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Too busy to game?

The Folk sessions are two hours of tactical ArmA2: Combined Operations with similarly busy people, every Sunday at 19:30 UK. No mandatory addons, training, ranks or unnecessary milsim. Just non-respawn coop and adversarial missions crafted with care, a consistent way to organise the platoon, and people who don't talk when they're dead. From the founders of Ballistic Addon Studios and the F2 mission framework, the Folk sessions have run every week since Summer 2010, and many joint sessions have been held with communities including ARPS, Tier 1, LDDK and CiA. Find out more using the links below:

Finally, you might be interested in these words from an ARPS comrade who started playing in the Folk sessions earlier this year:

Comrade Fer encouraged me to write a few words about my thoughts and experiences with Folk so far, so here I go. Long story follows.

TL;DR version: It's been great. Thanks for everyone involved, guests and hosts both. Good people make this game worth playing.

I'm relatively new to ArmA2 multiplayer, having only started playing this summer. I've been playing the series now and then in singleplayer since the OFP times, but multiplayer always seemed too complex, confusing or 'hardcore'.

This summer I took the jump. Rock, Paper Shotgun published a story about ArmA2 free version release, and the ARPS people had an ArmA2Free server up. I figured I could see what the game was really like without my newbieness being too much of an impediment in the midst of all the other newbies. And it was cool. Even with all these people ramming trucks into helicopters in the friendly base, I could see the potential for fun, cooperation and teamwork so I took another jump, bought OA and got into playing properly with the ARPS people.

Folk was a mysterious word I heard occasionally when playing with ARPS. Some of the missions we played were Folk missions, and they were the kind I liked: focused and challenging, but also rewarding when tackled with a modicum of organization. There apparently also was some kind of session held on Sundays, and people who shared my idea of what made for a good game of ArmA2 spoke highly of it.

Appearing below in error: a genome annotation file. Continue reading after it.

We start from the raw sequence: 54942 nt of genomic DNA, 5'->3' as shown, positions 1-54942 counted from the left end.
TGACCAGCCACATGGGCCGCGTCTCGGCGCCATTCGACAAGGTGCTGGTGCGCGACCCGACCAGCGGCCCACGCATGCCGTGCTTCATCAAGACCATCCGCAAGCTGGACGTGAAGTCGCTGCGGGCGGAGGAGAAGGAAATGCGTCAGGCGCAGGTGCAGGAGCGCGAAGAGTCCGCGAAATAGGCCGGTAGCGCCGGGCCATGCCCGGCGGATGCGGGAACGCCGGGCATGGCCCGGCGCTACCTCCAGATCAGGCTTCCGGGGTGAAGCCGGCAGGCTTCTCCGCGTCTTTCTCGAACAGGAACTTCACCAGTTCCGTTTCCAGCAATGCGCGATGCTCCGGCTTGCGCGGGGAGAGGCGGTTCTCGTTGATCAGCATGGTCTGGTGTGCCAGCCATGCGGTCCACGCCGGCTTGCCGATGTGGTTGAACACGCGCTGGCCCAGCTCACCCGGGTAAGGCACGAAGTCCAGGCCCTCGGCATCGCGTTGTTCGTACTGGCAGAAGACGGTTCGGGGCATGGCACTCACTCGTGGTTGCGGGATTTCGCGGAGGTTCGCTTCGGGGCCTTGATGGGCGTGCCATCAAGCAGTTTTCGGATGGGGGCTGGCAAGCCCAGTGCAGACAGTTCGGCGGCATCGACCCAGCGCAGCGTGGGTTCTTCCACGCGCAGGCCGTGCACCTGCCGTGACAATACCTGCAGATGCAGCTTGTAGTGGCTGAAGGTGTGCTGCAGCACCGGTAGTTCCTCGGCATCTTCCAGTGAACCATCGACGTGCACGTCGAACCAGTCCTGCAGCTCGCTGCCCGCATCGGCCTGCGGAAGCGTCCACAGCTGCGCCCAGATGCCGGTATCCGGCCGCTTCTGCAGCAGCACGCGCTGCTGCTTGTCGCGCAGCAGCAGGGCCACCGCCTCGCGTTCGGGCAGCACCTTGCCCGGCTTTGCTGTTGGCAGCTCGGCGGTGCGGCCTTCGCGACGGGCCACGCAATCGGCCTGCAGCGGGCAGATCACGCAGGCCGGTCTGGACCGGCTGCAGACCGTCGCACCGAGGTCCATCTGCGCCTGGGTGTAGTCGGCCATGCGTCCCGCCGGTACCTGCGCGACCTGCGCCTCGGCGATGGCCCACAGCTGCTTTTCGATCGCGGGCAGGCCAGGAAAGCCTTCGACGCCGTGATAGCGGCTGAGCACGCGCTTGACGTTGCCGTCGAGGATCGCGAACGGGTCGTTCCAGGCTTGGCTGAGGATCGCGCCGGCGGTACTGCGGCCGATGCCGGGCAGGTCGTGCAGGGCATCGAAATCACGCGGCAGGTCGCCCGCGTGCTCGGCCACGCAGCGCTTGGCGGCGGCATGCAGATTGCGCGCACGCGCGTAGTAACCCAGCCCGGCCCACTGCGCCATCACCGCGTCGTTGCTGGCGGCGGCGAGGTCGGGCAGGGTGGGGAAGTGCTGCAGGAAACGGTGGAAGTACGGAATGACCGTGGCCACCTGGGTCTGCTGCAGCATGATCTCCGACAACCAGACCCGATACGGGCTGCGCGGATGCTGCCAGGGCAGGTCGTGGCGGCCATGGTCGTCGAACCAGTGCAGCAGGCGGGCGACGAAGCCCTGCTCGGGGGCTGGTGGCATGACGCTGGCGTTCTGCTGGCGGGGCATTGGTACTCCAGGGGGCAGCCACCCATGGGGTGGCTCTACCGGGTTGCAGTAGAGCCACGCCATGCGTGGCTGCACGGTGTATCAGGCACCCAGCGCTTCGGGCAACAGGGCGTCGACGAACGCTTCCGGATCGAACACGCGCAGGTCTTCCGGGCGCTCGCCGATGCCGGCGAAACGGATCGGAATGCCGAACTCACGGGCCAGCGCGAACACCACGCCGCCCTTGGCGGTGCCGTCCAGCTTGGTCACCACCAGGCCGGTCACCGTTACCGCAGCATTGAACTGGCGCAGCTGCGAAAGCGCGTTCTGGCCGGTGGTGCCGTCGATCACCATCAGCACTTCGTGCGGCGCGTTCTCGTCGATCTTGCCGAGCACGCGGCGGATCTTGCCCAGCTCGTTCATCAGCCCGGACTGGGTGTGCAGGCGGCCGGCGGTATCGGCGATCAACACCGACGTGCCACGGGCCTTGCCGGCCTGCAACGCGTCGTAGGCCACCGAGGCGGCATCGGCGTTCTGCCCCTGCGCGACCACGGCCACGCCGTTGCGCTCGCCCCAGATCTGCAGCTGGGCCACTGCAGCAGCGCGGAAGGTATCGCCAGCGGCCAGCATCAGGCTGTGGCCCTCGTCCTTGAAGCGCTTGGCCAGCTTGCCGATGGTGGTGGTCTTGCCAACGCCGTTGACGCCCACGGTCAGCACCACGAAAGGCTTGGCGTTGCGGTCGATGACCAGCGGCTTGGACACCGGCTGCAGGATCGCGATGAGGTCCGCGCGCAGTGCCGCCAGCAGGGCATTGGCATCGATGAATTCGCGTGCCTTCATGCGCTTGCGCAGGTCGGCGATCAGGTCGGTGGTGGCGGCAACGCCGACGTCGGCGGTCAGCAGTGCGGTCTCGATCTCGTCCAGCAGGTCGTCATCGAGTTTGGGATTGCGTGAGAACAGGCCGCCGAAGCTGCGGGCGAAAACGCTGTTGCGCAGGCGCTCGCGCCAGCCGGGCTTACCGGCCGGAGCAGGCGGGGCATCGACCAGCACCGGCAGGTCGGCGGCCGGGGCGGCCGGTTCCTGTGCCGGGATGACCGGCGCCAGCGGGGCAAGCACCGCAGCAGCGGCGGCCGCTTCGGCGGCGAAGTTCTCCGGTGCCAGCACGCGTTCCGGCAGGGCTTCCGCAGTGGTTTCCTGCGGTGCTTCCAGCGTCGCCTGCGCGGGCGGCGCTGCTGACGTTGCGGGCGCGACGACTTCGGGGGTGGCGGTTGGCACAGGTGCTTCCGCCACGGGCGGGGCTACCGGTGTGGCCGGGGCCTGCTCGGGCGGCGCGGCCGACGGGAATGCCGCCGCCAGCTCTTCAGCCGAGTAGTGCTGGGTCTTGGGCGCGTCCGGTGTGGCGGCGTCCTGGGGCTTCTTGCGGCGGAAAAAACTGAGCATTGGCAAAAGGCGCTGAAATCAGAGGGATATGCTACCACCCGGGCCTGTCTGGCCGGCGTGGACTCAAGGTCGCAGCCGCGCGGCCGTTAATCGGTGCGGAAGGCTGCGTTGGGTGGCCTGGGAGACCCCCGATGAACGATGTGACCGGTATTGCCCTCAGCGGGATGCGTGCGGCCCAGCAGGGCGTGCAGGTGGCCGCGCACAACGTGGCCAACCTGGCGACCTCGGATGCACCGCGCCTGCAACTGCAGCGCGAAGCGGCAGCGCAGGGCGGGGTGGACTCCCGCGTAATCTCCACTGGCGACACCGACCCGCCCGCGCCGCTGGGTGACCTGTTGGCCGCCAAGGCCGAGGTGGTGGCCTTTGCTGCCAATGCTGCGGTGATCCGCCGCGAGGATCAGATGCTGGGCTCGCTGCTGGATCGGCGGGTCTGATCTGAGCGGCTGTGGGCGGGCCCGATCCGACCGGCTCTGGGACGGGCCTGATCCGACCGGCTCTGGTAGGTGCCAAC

It took a while to gather the courage to join one of these sessions as I wasn't entirely sure what I was in for. Because of the milsim trappings of the BIS games and the community around them, it was easy to imagine that my lack of skill and experience would 'ruin it' for other people. I knew that for some, this was Serious Business.

ArmA2 can appear a scary game for new people. It's portrayed as a simulator, and it has so much stuff! Tens of weapons with various attachments, tons of vehicles, aircraft, terminology, abbreviations... All seemingly different, all with their own quirks, not to mention all the quirks in the engine and the various gamemodes and missions. Enemies are often just a few, hard-to-distinguish pixels on the screen, and you can die after getting shot once. Imagine playing the ArmA2 tutorial and then being dropped into the middle of a round of Domination. I still remember how confusing and unapproachable it felt.

I didn't know that I didn't need to know most of this stuff to enjoy the game.

After playing in my first Folk session these fears were put to rest. This was exactly what I had been looking for: for turning up on the given date and time for a couple of hours, I got rewarded with a focused gaming session with just the right amount of organization, preplanning and tactics needed to enjoy the mission at hand, accompanied by people who were drawn to a similar idea of good time. Not playing to win, or to have a second job. Just playing to have an enjoyable experience with good people.

In my opinion the Folk sessions (and ARPS Tactical tuesdays!) are ideal for new people, to give them the experience of what a focused, properly organized session can be like. The necessary skills are something like this:

  • Walking
  • Shooting
  • Listening to and trying to do what your FTL tells you
  • Asking questions

That's it. Everything else they can learn as they go. The Folk missions tend toward relatively straightforward infantry jobs without toys, so the average rifleman doesn't need to know how to do anything special. You have an FTL and teammates who know the game and can help with any problems. The slotting process helps ensure you don't end up in a role you don't know how to handle.

In a Folk session you don't end up wandering about in an empty airbase for an hour with no idea of what to do, while everyone else is fighting an incomprehensible war on the other end of the map. Worst case scenario, you take a bullet in the head for the revolution from the first salvo, and have to wait 20 minutes to go at it again. Best case scenario, you manage to stay behind a comrade at all times, and live to fight another day. There's always the next Sunday.

Edited by Fer

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